Dupuytren’s disease (Viking’s disease)

What is it?

Dupuytren’s disease is pronounced “doop – atren” and is a benign (non cancerous) condition causing a thickening of the gristle tissue under the skin in the palm. The disease can extend into the fingers. It can cause a progressive bending of the fingers into the palm. It usually does not cause pain although some patients can describe pain over the thickened nodules. The most common digits affected are the ring and little fingers.

It is more common in Anglo-Saxon men and has a strong family inheritance but can affect many different types of people. Ask your father or grandfather if they developed curled fingers?

A younger age of onset less than 40 years or involvement of the thumb or index finger can signal a more aggressive form of the disease. In rare forms of the disease, it can affect the soles of the feet (Ledderhose disease) or male genital region (Peyronie disease) where the condition is called Dupuytren’s diathesis.

What should I do about it?

In the early stages of Dupuytren’s disease where there is no contracture of the fingers, usually no treatment is required. If there are signs of aggressive disease features then at these early stages, radiotherapy has been shown to be an effective treatment to prevent progression. For most people, treatment is only recommended when the palm cannot be pushed flat on the table which often coincides with the fingers causing trouble in day to day life. You may notice difficulty wearing gloves, putting your hands in pockets and washing your face.

Treatment Options Include

  • Percutaneous needle fasciotomy
  • Xiaflex or collagenase injection
  • Fasciectomy
  • Dermofasciectomy and skin graft

Which treatment is the best?

Each of the treatments are appropriate and have excellent results for the right patient. Factors to consider are your age, affected digit, severity of disease and general medical health.

Percutaneous needle fasciotomy is generally a rooms-based procedure where the tight cord in the palm is released with a needle to allow the finger to straighten. The procedure does not remove the disease and therefore there is a high rate of recurrence of 85% at 5 years. as such, this treatment is usually reserved for the elderly where recurrence is not a major problem.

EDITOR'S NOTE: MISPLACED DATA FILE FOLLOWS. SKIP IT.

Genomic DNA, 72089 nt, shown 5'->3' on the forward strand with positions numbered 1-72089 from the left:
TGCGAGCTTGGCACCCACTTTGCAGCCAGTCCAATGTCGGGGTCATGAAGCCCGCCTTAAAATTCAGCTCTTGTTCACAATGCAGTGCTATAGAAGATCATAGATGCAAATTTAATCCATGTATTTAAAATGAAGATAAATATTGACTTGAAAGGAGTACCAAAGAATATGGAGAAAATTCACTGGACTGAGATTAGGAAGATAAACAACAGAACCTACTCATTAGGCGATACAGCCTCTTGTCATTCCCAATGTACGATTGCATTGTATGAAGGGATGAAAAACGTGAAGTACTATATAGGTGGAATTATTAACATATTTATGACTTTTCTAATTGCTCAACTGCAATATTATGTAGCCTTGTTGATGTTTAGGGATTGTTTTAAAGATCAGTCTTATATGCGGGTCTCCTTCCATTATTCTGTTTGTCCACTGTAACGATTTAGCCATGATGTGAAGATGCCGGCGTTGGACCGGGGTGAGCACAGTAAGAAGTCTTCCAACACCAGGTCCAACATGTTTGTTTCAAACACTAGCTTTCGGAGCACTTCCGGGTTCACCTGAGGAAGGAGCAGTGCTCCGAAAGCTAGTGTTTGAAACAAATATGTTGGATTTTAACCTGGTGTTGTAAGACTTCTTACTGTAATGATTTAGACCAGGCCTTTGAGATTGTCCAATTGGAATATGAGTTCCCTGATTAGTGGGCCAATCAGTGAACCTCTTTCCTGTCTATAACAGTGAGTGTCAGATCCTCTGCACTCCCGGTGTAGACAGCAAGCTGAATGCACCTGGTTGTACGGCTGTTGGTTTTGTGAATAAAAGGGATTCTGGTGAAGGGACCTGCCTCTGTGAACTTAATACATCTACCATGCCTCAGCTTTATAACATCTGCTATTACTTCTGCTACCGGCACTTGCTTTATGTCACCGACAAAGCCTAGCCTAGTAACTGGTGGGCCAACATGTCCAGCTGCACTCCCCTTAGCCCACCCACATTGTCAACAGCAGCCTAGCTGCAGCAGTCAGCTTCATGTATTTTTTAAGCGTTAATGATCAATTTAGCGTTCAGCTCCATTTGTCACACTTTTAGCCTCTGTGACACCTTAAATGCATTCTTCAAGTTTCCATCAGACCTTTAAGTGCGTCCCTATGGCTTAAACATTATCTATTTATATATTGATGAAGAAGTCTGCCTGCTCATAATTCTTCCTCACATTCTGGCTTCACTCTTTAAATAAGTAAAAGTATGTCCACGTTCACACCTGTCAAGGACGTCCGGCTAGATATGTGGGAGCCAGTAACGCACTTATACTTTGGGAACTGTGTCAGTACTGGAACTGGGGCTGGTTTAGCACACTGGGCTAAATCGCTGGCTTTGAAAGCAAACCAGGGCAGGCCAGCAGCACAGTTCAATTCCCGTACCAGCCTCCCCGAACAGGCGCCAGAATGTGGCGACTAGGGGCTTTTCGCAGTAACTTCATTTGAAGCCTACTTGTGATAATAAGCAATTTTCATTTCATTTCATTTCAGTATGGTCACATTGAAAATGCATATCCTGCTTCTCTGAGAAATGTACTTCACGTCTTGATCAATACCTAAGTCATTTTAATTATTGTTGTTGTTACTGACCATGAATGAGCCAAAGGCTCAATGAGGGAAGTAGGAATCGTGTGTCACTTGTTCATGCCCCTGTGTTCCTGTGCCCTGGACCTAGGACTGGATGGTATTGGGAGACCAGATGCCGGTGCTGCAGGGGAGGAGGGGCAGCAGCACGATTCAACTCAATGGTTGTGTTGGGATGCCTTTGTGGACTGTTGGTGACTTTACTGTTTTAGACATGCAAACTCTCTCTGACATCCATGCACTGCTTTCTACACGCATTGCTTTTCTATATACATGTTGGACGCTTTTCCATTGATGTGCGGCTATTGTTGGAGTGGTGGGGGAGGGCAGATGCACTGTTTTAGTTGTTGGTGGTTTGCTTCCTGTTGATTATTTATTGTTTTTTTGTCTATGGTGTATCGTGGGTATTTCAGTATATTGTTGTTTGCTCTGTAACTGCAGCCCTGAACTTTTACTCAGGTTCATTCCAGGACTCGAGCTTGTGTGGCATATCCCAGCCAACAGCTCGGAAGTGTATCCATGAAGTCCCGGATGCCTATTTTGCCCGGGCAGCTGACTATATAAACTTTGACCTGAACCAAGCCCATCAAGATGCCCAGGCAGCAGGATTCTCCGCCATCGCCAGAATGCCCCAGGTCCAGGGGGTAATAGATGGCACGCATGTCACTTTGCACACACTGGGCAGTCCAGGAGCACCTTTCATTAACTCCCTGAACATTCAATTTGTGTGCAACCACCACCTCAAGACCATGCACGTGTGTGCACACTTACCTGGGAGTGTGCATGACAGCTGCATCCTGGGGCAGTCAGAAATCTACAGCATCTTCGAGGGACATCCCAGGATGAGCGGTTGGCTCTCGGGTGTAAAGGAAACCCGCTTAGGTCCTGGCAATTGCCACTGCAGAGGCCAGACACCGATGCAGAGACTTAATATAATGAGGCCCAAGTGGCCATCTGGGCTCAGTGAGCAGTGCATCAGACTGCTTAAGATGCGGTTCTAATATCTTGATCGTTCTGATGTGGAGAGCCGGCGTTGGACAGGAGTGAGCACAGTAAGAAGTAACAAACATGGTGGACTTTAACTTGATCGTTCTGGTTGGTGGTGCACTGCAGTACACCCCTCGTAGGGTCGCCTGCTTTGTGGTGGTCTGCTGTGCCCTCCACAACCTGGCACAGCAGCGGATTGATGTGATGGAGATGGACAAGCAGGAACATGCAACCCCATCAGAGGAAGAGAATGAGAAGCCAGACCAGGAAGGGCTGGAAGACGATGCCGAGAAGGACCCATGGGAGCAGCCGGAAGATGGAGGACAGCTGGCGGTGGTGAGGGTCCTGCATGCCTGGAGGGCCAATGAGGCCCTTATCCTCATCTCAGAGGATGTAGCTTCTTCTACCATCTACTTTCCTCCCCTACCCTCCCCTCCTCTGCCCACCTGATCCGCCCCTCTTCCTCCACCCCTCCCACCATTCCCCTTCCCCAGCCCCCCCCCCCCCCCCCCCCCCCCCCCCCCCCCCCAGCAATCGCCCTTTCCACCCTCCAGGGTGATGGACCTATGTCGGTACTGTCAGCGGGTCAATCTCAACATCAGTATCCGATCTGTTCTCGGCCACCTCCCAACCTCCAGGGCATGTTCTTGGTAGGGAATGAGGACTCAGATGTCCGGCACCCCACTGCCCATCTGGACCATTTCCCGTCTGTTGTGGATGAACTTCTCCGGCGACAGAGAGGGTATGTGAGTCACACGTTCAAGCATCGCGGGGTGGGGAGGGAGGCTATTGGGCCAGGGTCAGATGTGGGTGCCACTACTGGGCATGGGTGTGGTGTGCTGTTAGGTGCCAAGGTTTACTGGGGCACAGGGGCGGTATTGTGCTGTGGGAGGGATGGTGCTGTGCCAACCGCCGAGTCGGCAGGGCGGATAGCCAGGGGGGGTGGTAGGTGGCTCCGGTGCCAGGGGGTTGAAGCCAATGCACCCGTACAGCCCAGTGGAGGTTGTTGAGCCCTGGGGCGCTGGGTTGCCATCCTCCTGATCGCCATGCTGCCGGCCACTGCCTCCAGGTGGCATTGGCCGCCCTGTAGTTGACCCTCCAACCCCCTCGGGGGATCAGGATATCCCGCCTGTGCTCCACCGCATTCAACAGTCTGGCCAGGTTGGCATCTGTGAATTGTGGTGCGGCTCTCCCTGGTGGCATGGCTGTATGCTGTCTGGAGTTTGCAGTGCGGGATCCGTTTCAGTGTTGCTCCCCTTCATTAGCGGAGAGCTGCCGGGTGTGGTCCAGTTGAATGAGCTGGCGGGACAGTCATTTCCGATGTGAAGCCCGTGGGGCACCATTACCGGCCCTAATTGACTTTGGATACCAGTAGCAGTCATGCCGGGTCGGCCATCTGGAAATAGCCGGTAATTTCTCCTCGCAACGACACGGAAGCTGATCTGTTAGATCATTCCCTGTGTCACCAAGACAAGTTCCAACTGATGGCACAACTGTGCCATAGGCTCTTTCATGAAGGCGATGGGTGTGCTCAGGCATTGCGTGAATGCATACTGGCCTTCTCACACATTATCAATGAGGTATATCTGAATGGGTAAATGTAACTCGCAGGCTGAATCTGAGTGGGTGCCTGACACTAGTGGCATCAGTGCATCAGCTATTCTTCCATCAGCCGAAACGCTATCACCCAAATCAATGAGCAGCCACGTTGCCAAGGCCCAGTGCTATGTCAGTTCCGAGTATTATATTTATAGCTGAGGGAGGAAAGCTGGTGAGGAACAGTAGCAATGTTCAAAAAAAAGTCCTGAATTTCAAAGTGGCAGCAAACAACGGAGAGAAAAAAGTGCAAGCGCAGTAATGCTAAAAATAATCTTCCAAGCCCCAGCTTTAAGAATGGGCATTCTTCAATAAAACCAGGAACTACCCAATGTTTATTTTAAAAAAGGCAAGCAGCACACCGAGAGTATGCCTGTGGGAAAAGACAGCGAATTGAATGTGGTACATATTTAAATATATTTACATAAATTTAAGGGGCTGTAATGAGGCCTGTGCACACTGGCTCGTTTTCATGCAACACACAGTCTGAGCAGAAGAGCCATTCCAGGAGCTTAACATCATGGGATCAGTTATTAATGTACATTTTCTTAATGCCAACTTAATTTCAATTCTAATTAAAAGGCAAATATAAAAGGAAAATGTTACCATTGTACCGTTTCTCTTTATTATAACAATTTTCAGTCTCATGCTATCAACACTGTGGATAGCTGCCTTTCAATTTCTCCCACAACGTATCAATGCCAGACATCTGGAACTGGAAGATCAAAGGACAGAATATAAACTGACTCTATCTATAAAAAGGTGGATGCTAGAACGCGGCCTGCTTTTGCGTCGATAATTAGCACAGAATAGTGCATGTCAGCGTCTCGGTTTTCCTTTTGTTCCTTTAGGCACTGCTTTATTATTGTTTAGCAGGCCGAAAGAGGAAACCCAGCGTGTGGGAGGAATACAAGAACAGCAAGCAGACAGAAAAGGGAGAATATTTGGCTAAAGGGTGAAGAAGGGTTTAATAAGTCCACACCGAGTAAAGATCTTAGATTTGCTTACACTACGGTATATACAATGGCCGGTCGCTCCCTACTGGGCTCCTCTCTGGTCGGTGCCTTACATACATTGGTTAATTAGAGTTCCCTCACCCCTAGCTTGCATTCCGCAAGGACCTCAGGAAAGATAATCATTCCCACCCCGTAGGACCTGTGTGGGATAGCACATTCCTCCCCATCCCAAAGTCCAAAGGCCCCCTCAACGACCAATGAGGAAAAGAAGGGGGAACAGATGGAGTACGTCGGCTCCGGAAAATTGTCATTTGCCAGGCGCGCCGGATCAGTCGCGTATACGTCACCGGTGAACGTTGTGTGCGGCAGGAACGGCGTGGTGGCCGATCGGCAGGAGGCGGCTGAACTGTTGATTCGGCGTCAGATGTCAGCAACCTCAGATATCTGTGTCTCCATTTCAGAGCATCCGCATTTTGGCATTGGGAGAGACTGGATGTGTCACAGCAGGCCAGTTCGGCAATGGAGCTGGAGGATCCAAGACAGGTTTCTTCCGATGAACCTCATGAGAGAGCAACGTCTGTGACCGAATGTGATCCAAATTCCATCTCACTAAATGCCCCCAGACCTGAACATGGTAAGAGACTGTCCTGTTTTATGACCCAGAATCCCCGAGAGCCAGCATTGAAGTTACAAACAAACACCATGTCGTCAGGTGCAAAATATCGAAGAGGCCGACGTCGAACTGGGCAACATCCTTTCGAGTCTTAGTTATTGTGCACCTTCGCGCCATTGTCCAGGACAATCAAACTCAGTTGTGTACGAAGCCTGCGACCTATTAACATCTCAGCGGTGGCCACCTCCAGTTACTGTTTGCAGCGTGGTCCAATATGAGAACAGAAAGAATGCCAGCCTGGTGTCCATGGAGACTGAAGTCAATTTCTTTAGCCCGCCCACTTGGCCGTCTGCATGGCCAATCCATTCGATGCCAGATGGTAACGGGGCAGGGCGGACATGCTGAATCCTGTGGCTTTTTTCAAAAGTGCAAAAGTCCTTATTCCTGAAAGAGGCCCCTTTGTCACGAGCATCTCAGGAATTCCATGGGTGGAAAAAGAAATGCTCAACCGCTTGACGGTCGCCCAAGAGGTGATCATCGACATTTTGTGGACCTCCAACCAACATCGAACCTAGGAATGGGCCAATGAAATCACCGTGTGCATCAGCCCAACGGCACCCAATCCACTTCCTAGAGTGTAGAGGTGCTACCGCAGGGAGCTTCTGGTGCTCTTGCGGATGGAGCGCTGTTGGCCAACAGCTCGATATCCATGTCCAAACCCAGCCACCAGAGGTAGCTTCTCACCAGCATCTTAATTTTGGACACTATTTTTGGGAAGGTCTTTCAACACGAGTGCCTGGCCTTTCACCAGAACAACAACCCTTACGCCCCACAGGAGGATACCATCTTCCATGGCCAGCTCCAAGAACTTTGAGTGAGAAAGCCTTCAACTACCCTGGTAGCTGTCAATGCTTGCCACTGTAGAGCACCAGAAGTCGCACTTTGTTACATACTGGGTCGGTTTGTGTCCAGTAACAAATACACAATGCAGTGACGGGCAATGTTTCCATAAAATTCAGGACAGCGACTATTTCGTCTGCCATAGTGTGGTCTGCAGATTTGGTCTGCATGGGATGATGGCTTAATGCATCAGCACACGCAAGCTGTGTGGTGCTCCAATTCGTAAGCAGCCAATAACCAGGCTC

Xiaflex is an FDA approved prescription medication of collagenase clostridium histolyticum and non-surgical treatment for Dupuytren’s disease. It acts to breakdown the affected cords in the palm and finger and allows manipulation of the finger allowing it to straighten.


Treatment of Dupuytren’s disease (Viking’s disease)

Wide Awake Hand Surgery (WALANT)




Nydick, Jason A., Bailee W. Olliff, Michael J. Garcia, Alfred V. Hess, and Jeffrey D. Stone. “A Comparison of Percutaneous Needle Fasciotomy and Collagenase Injection for Dupuytren Disease.” The Journal of Hand Surgery38, no. 12 (December 2013): 2377–80. https://doi.org/10.1016/j.jhsa.2013.08.096.

Rodrigues, Jeremy N., Giles W. Becker, Cathy Ball, Weiya Zhang, Henk Giele, Jonathan Hobby, Anna L. Pratt, and Tim Davis. “Surgery for Dupuytren’s Contracture of the Fingers.” The Cochrane Database of Systematic Reviews, no. 12 (2015): CD010143. https://doi.org/10.1002/14651858.CD010143.pub2.
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Dr Avanthi Mandaleson

Specialist Hand & Upper Limb Surgeon​

For all appointments please call (03) 9456 9077


Please note that our practice contact details have now changed.

All Correspondence to:

Skin & Bone Clinic
Glenferrie Private Hospital


Skin & Bone Clinic
Glenferrie Private Hospital


Glenferrie Private Hospital
Warringal Private Hospital
Knox Private Hospital